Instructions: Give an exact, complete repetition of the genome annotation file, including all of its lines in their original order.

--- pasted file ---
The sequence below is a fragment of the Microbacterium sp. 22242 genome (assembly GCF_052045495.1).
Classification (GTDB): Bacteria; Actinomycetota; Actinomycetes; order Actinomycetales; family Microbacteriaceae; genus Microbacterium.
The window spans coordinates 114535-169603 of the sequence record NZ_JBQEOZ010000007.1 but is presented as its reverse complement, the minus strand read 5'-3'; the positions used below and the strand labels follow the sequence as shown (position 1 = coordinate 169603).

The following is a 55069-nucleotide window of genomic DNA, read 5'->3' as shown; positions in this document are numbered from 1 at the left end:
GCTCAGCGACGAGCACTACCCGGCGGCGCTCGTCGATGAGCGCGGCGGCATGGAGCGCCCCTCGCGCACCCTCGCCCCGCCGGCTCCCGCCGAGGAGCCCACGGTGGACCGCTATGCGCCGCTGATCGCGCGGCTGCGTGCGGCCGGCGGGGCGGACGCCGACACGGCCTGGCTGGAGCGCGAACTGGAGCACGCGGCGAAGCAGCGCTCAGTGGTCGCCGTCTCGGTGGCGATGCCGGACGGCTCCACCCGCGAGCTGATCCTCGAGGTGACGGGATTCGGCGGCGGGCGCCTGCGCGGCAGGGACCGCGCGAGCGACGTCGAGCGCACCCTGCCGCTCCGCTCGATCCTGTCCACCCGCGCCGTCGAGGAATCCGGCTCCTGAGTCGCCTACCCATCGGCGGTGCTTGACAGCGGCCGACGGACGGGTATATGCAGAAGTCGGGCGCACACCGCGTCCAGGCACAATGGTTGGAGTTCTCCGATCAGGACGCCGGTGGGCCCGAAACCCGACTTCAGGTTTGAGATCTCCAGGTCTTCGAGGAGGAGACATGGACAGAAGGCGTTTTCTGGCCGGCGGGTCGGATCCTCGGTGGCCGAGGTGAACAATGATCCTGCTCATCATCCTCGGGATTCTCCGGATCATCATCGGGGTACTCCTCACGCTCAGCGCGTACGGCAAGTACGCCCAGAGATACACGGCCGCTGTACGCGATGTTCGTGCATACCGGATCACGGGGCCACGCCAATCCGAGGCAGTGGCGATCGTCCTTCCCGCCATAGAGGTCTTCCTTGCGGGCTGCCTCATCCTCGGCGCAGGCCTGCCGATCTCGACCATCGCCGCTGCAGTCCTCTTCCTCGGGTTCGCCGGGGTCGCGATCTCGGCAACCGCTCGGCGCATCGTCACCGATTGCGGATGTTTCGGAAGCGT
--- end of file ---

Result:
The sequence below is a fragment of the Microbacterium sp. 22242 genome (assembly GCF_052045495.1).
Classification (GTDB): Bacteria; Actinomycetota; Actinomycetes; order Actinomycetales; family Microbacteriaceae; genus Microbacterium.
The window spans coordinates 114535-169603 of the sequence record NZ_JBQEOZ010000007.1 but is presented as its reverse complement, the minus strand read 5'-3'; the positions used below and the strand labels follow the sequence as shown (position 1 = coordinate 169603).

The following is a 55069-nucleotide window of genomic DNA, read 5'->3' as shown; positions in this document are numbered from 1 at the left end:
GCTCAGCGACGAGCACTACCCGGCGGCGCTCGTCGATGAGCGCGGCGGCATGGAGCGCCCCTCGCGCACCCTCGCCCCGCCGGCTCCCGCCGAGGAGCCCACGGTGGACCGCTATGCGCCGCTGATCGCGCGGCTGCGTGCGGCCGGCGGGGCGGACGCCGACACGGCCTGGCTGGAGCGCGAACTGGAGCACGCGGCGAAGCAGCGCTCAGTGGTCGCCGTCTCGGTGGCGATGCCGGACGGCTCCACCCGCGAGCTGATCCTCGAGGTGACGGGATTCGGCGGCGGGCGCCTGCGCGGCAGGGACCGCGCGAGCGACGTCGAGCGCACCCTGCCGCTCCGCTCGATCCTGTCCACCCGCGCCGTCGAGGAATCCGGCTCCTGAGTCGCCTACCCATCGGCGGTGCTTGACAGCGGCCGACGGACGGGTATATGCAGAAGTCGGGCGCACACCGCGTCCAGGCACAATGGTTGGAGTTCTCCGATCAGGACGCCGGTGGGCCCGAAACCCGACTTCAGGTTTGAGATCTCCAGGTCTTCGAGGAGGAGACATGGACAGAAGGCGTTTTCTGGCCGGCGGGTCGGATCCTCGGTGGCCGAGGTGAACAATGATCCTGCTCATCATCCTCGGGATTCTCCGGATCATCATCGGGGTACTCCTCACGCTCAGCGCGTACGGCAAGTACGCCCAGAGATACACGGCCGCTGTACGCGATGTTCGTGCATACCGGATCACGGGGCCACGCCAATCCGAGGCAGTGGCGATCGTCCTTCCCGCCATAGAGGTCTTCCTTGCGGGCTGCCTCATCCTCGGCGCAGGCCTGCCGATCTCGACCATCGCCGCTGCAGTCCTCTTCCTCGGGTTCGCCGGGGTCGCGATCTCGGCAACCGCTCGGCGCATCGTCACCGATTGCGGATGTTTCGGAAGCGT